Happy New Year!
I look at the year in three phases, that is, three opportunities to refresh, start something new, or make a resolution (or revisit an old one). These three times of the year are: January (in keeping with the traditional calendar year), the nondescript spring-summer transition (sometime in May, typically; it’s a chance to reflect on the first half of the year and chuck the winter parka you may currently be sporting to the side), and the beginning of the traditional school year, late August/early September (probably because I’ve been involved in education on both sides of the teacher’s desk since the age of four). The idea of “resolutions” for the new year is helpful for some; however, I tend to identify areas of “growing edges,” in the MSPP jargon, throughout the year and attempt to make improvements in the moment rather than waiting for January 1st. That being said, these new phases provide a great time to embrace mindfulness and reconsider goals.
When setting goals for myself, I suggest considering the following:
- Achievable – what’s the point in making an unrealistic goal? Will I be fit to run a marathon in six weeks after not having hit the pavement for over eight months? Not a chance. If I want to make a goal, I want to be sure that I am not setting myself up for failure. It’s got to be attainable, and it’s even better when it’s framed positively (aka “Do this” instead of “Don’t do that”).
- Short- and long-term goals – while it’s useful to have long-term goals, sometimes it’s helpful to chunk a long-term goal into short-term steps. For example, a long-term goal of mine was to be a clinical psychologist. Over a year ago, the short-term goals associated with this were to submit applications to programs that would help me get there. I’m keeping the long-term in mind, but I’m checking off the boxes on the short-term goals that are more like steps on the journey to the long-term goals.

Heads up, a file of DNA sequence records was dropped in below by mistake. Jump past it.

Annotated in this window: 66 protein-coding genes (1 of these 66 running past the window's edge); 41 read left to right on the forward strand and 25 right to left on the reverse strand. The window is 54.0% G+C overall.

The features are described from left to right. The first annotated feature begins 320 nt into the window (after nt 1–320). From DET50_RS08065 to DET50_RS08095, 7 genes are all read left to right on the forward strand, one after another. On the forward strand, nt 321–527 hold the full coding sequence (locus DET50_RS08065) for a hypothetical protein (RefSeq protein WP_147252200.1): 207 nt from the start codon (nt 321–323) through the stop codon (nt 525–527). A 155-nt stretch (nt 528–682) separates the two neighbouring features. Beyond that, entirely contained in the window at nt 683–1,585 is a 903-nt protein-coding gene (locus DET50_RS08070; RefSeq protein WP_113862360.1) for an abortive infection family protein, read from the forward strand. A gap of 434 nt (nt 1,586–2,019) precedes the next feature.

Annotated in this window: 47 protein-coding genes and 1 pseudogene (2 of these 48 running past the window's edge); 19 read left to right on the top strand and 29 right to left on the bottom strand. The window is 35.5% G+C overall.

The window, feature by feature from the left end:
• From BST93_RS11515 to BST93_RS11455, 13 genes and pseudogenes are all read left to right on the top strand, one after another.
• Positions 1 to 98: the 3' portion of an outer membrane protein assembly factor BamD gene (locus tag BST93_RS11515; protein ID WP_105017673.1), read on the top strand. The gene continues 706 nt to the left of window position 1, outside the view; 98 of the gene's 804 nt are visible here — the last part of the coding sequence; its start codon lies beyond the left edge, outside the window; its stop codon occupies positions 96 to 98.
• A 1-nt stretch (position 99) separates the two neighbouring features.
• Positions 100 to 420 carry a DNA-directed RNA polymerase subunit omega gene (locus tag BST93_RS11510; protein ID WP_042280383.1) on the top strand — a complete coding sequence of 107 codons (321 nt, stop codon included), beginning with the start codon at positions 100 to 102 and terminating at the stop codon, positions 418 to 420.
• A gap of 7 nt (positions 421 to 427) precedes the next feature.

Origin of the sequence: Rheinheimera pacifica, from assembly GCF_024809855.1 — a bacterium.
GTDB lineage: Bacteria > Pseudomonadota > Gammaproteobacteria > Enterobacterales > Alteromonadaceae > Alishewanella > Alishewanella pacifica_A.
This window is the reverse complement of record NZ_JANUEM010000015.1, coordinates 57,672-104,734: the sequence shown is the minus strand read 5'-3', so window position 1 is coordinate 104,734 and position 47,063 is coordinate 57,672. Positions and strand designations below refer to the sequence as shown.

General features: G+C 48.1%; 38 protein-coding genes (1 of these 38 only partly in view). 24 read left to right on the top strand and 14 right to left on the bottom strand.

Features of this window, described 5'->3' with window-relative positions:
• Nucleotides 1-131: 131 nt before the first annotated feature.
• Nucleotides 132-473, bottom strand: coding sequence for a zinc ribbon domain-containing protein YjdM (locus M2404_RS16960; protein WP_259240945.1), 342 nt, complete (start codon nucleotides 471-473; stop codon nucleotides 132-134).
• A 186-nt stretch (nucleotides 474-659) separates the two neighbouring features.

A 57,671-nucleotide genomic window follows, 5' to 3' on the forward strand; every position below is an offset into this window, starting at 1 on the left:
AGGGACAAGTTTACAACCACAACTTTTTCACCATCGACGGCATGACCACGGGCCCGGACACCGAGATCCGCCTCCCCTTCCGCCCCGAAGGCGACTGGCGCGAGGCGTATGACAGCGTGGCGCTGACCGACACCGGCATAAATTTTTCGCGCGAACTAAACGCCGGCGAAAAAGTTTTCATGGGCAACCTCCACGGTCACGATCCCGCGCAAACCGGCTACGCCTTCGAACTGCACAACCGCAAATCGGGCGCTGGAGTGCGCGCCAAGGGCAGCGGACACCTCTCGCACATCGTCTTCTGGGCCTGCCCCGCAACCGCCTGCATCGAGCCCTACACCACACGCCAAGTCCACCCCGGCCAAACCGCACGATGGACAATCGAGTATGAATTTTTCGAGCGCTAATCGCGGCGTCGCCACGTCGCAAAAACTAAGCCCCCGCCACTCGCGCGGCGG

- Accountability – for some people, being accountable to themselves is enough; for others, external support is more helpful. Exhibit A: one of my goals for the year is to master cooking a whole duck (silly, perhaps). I know that by keeping this to myself, I will have little impetus to tackle this waterfowl culinarily. However, by sharing it with a few friends, they keep me on track by suggesting that we all get together for dinner on the night of the duck challenge.
- Flexibility – Sure, having goals is great, but being flexible in approaching them and, at times, restructuring the original goals is equally important.
There are other nuanced aspects of goal setting, but this is the basic template I use when considering goals. Hopefully it’s helpful! What about you? What are some of your goals for this new year? Wishing you a good one!